Screening for diabetic retinopathy can help to prevent this complication, but evidence regarding frequency of screening is uncertain. This paper systematically reviews the published literature on the relationship between screening intervals for diabetic retinopathy and the incidence of visual loss. The PubMed and EMBASE databases were searched until December 2012. Twenty five studies fulfilled the inclusion criteria, as these assessed the incidence/prevalence of sight-threatening diabetic retinopathy in relation to screening frequency. The included studies comprised 15 evaluations of real-world screening programmes, three studies modelling the natural history of diabetic retinopathy and seven cost-effectiveness studies. In evaluations of diabetic retinopathy screening programmes, the appropriate screening interval ranged from one to four years, in people with no retinopathy at baseline. Despite study heterogeneity, the overall tendency observed in these programmes was that 2-year screening intervals among people with no diabetic retinopathy at diagnosis were not associated with high incidence of sight-threatening diabetic retinopathy. The modelling studies (non-economic and economic) assessed a range of screening intervals (1-5 years). The aggregated evidence from both the natural history and cost-effectiveness models favors a screening interval >1 year, but ≤2 years. Such an interval would be appropriate, safe and cost-effective for people with no diabetic retinopathy at diagnosis, while screening intervals ≤1 year would be preferable for people with pre-existing diabetic retinopathy. A 2-year screening interval for people with no sight threatening diabetic retinopathy at diagnosis may be safely adopted. For patients with pre-existing diabetic retinopathy, a shorter interval ≤1 year is warranted.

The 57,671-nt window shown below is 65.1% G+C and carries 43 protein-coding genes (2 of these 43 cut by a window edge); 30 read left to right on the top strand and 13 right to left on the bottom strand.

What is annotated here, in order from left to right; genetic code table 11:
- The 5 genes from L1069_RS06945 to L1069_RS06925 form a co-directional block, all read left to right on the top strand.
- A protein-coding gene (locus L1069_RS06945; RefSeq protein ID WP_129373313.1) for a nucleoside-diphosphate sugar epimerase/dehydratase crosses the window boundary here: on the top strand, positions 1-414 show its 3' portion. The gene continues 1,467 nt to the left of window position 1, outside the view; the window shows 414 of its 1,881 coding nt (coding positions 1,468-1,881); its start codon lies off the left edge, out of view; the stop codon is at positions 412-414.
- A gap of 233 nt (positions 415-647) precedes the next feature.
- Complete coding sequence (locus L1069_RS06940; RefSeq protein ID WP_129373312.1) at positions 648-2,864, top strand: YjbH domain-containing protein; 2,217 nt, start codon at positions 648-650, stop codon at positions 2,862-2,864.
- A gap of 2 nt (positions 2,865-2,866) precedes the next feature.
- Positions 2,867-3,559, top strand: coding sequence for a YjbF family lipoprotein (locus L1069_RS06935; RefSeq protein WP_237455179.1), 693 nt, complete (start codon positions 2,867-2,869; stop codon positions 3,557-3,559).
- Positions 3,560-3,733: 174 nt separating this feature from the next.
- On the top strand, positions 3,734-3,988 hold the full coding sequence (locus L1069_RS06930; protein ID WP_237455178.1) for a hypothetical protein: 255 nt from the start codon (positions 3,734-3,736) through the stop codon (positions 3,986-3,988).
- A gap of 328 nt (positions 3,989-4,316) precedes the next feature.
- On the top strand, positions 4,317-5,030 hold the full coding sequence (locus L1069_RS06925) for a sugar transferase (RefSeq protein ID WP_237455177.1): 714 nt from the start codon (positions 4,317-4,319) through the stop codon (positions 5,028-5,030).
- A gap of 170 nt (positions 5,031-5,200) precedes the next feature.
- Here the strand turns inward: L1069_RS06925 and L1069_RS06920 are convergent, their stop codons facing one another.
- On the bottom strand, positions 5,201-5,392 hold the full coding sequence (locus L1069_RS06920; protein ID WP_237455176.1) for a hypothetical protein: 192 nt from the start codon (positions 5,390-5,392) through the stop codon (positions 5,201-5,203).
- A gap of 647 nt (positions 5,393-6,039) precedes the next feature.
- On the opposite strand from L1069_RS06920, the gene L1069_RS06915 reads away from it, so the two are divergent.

ASJC Scopus subject areas
- Internal Medicine
- Endocrinology, Diabetes and Metabolism